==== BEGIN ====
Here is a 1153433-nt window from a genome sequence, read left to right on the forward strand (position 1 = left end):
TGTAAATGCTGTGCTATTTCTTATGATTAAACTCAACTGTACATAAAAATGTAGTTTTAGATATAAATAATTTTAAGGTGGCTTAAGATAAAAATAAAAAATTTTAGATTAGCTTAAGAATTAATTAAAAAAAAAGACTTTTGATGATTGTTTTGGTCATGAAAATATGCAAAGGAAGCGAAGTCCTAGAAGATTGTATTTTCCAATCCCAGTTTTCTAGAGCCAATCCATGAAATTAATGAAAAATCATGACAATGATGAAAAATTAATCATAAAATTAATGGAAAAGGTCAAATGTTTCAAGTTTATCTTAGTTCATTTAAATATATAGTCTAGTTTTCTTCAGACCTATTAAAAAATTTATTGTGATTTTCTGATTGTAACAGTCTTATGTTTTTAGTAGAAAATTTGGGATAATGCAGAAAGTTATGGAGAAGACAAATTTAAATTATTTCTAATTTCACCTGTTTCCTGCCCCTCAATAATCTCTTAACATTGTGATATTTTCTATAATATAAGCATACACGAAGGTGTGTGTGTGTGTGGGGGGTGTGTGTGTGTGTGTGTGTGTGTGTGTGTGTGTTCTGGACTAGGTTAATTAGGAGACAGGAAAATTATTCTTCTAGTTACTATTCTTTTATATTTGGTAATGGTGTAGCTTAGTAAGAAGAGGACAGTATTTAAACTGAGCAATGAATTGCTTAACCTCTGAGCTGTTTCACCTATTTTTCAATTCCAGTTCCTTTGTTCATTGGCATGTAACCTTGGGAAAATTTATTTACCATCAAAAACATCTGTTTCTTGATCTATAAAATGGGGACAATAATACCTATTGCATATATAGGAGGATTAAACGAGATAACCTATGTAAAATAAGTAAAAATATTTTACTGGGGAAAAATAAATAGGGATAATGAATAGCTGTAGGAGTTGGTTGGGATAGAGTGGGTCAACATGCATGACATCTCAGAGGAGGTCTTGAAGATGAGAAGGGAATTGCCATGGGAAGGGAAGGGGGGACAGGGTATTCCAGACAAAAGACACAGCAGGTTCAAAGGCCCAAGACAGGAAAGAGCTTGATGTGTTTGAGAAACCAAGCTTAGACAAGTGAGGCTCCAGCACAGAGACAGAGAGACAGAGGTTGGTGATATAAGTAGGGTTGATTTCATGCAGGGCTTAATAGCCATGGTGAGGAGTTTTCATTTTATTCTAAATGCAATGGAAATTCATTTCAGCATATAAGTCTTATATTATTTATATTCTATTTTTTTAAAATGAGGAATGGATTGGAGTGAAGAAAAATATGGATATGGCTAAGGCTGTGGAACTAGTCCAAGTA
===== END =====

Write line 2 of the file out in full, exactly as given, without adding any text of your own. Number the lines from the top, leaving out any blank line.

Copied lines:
TGTAAATGCTGTGCTATTTCTTATGATTAAACTCAACTGTACATAAAAATGTAGTTTTAGATATAAATAATTTTAAGGTGGCTTAAGATAAAAATAAAAAATTTTAGATTAGCTTAAGAATTAATTAAAAAAAAAGACTTTTGATGATTGTTTTGGTCATGAAAATATGCAAAGGAAGCGAAGTCCTAGAAGATTGTATTTTCCAATCCCAGTTTTCTAGAGCCAATCCATGAAATTAATGAAAAATCATGACAATGATGAAAAATTAATCATAAAATTAATGGAAAAGGTCAAATGTTTCAAGTTTATCTTAGTTCATTTAAATATATAGTCTAGTTTTCTTCAGACCTATTAAAAAATTTATTGTGATTTTCTGATTGTAACAGTCTTATGTTTTTAGTAGAAAATTTGGGATAATGCAGAAAGTTATGGAGAAGACAAATTTAAATTATTTCTAATTTCACCTGTTTCCTGCCCCTCAATAATCTCTTAACATTGTGATATTTTCTATAATATAAGCATACACGAAGGTGTGTGTGTGTGTGGGGGGTGTGTGTGTGTGTGTGTGTGTGTGTGTGTGTGTTCTGGACTAGGTTAATTAGGAGACAGGAAAATTATTCTTCTAGTTACTATTCTTTTATATTTGGTAATGGTGTAGCTTAGTAAGAAGAGGACAGTATTTAAACTGAGCAATGAATTGCTTAACCTCTGAGCTGTTTCACCTATTTTTCAATTCCAGTTCCTTTGTTCATTGGCATGTAACCTTGGGAAAATTTATTTACCATCAAAAACATCTGTTTCTTGATCTATAAAATGGGGACAATAATACCTATTGCATATATAGGAGGATTAAACGAGATAACCTATGTAAAATAAGTAAAAATATTTTACTGGGGAAAAATAAATAGGGATAATGAATAGCTGTAGGAGTTGGTTGGGATAGAGTGGGTCAACATGCATGACATCTCAGAGGAGGTCTTGAAGATGAGAAGGGAATTGCCATGGGAAGGGAAGGGGGGACAGGGTATTCCAGACAAAAGACACAGCAGGTTCAAAGGCCCAAGACAGGAAAGAGCTTGATGTGTTTGAGAAACCAAGCTTAGACAAGTGAGGCTCCAGCACAGAGACAGAGAGACAGAGGTTGGTGATATAAGTAGGGTTGATTTCATGCAGGGCTTAATAGCCATGGTGAGGAGTTTTCATTTTATTCTAAATGCAATGGAAATTCATTTCAGCATATAAGTCTTATATTATTTATATTCTATTTTTTTAAAATGAGGAATGGATTGGAGTGAAGAAAAATATGGATATGGCTAAGGCTGTGGAACTAGTCCAAGTA